Wilderness Travel - vacations and travel
Lost Worlds of Ethiopia
|from $6,795* per person||17 Days||January, September|
|Comfort accommodations||Exertion level: 4|
|Operator: Wilderness Travel||8 people max|
- Addis ababa
- Active & Adventure trips
Ethiopia is like no other place in Africa, from its Orthodox Christian heritage, revealed in stunning 12th century rock-hewn churches, to its kaleidoscopic array of animist tribes in the Great Rift Valley. We begin in the craggy northern highlands, discovering Ethiopia’s genuine mystique at fascinating places including the holy city of Axum, once home to the Queen of Sheba, and imperial Gondar, seat of Ethiopia’s emperors. Heading south, we encounter an amazing tribal heritage that includes the Mursi, with their enormous clay lip plates, and the nomadic Karo, known for their elaborate body painting. Our journeys include extraordinary festivals: January trips witness Timkat, a joyous celebration marking Epiphany on the Western Gregorian Calendar, and the September trip witnesses Meskal, The Finding of the True Cross, with its dancing, bonfires, and floats covered with golden meskal flowers.
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- May accommodate certain types of disabilities. Contact the operator for more information.
Addis Ababa / Axum (January departures)
In Addis, a bustling city set at 7,000 feet, we meet with a deacon of the Orthodox church and visit the National Museum to view “Lucy,” the famous 3.2 million-year-old hominid discovered in Ethiopia in 1974. Flying to Axum, we visit the revered Church of St. Mary of Zion, where according to Ethiopian legend, the Ark of the Covenant resides within a special chapel. We also explore some of Axum’s unusual archaeological sites, including the impressive ruins of the Queen of Sheba’s palace.
Lalibela / Gondar / Lake Tana
Hundreds of churches were chiseled deep into solid rock in the 12th century in Lalibela. We visit some of these astounding churches, with their stunning range of architectural styles, from Greek columns and Arabesque windows to Egyptian motifs. We also explore the mountain town of Gondar, Ethiopia’s royal capital until 1868, with its castles and battlements, and boat across Lake Tana to visit a medieval island-monastery.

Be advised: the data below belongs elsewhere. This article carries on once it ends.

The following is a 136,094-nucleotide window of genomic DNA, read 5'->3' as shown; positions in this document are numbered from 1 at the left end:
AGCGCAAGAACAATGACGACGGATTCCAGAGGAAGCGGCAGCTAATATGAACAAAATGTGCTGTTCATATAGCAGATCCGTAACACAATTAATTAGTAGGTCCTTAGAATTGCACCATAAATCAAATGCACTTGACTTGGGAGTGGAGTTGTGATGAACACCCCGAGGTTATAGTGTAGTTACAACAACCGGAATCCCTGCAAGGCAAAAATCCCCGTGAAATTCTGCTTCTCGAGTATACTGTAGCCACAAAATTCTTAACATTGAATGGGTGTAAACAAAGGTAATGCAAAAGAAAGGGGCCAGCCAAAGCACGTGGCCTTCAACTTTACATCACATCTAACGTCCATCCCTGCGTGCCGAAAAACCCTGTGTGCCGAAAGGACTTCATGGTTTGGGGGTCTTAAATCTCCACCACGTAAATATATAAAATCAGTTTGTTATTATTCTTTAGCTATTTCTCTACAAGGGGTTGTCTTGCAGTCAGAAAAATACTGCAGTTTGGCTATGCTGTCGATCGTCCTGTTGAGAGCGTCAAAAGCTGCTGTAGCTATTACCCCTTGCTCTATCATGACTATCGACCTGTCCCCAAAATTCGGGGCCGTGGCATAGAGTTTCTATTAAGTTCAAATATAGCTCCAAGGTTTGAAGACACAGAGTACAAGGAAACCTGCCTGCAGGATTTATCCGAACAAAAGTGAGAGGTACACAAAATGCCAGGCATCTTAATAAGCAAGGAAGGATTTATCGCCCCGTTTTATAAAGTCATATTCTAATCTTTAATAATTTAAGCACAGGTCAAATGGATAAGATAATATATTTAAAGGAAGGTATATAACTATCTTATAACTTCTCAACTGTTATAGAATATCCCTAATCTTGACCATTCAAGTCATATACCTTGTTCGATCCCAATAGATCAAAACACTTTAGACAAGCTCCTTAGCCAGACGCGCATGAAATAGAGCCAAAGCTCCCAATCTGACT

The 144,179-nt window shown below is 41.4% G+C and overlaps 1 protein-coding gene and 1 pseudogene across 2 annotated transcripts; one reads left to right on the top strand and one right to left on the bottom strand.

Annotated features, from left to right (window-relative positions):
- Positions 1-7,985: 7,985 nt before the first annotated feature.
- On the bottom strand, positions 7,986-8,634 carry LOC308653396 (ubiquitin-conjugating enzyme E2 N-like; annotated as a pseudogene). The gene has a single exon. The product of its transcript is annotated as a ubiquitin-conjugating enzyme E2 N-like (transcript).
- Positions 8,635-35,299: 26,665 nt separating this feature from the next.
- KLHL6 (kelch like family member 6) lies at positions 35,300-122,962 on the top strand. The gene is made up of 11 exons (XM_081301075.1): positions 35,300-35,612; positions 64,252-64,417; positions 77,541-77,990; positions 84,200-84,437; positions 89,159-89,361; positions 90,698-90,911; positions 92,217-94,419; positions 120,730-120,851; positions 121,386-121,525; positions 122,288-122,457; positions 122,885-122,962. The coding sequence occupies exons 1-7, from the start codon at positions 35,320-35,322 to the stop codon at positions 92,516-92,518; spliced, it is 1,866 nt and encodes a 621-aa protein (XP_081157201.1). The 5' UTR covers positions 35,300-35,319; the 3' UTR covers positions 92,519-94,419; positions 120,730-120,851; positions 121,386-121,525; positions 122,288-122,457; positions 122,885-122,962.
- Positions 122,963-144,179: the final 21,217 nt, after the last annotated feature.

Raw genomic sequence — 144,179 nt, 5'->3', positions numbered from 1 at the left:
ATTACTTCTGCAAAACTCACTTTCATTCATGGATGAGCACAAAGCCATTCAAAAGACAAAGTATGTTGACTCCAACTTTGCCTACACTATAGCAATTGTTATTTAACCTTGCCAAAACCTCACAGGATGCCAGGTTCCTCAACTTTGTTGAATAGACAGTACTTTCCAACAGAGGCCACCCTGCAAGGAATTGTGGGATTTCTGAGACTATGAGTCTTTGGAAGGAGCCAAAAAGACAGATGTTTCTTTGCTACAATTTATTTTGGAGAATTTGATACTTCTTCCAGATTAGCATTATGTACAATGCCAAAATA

Harar / Timkat Festival
Harar is an ancient walled city known today for fine handicrafts including textiles and silverware. We visit the Harari Cultural Museum, which displays richly painted traditional Harari houses, and visit the former residence of the French poet Arthur Rimbaud. Later we head to Addis to witness dramatic Timkat celebrations that include lively outdoor processions of Orthodox priests in brilliantly-hued gowns and throngs of parishioners in the dazzling white of traditional Ethiopian dress. Ringing bells, blowing trumpets, wafting incense, and blessing rituals add to Timkat’s mystique.
Omo River Valley / Tribal Ethiopia
Heading south into the Great Rift Valley as far as the Omo River, we encounter a fascinating mix of nomadic and semi-nomadic tribes who coexist in a harsh land all but forgotten by the rest of the world. We meet the Dorze, famous for their weavings, with a chance to explore their weekly market, and the Karo, who excel in body painting using pulverized red and yellow chalk-like minerals to create elaborate face and body decorations. The men of the Mursi tribe, renowned warriors, practice scarification and shave their heads in geometric patterns. We return to Addis on Day 16 and depart on Day 17.